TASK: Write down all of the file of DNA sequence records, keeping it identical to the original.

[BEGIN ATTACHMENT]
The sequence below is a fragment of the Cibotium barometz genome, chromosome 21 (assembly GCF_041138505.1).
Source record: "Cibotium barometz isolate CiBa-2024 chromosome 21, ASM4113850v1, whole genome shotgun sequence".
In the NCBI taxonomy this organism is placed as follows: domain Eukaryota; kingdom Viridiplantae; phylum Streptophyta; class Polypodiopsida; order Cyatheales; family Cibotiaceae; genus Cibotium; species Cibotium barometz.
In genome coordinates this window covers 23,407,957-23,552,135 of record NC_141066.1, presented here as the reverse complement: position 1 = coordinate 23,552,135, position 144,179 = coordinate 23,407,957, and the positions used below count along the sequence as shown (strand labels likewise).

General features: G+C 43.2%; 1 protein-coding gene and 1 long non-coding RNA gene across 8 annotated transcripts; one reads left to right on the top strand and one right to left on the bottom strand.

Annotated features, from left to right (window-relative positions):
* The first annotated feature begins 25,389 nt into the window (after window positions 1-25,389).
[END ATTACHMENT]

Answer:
The sequence below is a fragment of the Cibotium barometz genome, chromosome 21 (assembly GCF_041138505.1).
Source record: "Cibotium barometz isolate CiBa-2024 chromosome 21, ASM4113850v1, whole genome shotgun sequence".
In the NCBI taxonomy this organism is placed as follows: domain Eukaryota; kingdom Viridiplantae; phylum Streptophyta; class Polypodiopsida; order Cyatheales; family Cibotiaceae; genus Cibotium; species Cibotium barometz.
In genome coordinates this window covers 23,407,957-23,552,135 of record NC_141066.1, presented here as the reverse complement: position 1 = coordinate 23,552,135, position 144,179 = coordinate 23,407,957, and the positions used below count along the sequence as shown (strand labels likewise).

General features: G+C 43.2%; 1 protein-coding gene and 1 long non-coding RNA gene across 8 annotated transcripts; one reads left to right on the top strand and one right to left on the bottom strand.

Annotated features, from left to right (window-relative positions):
* The first annotated feature begins 25,389 nt into the window (after window positions 1-25,389).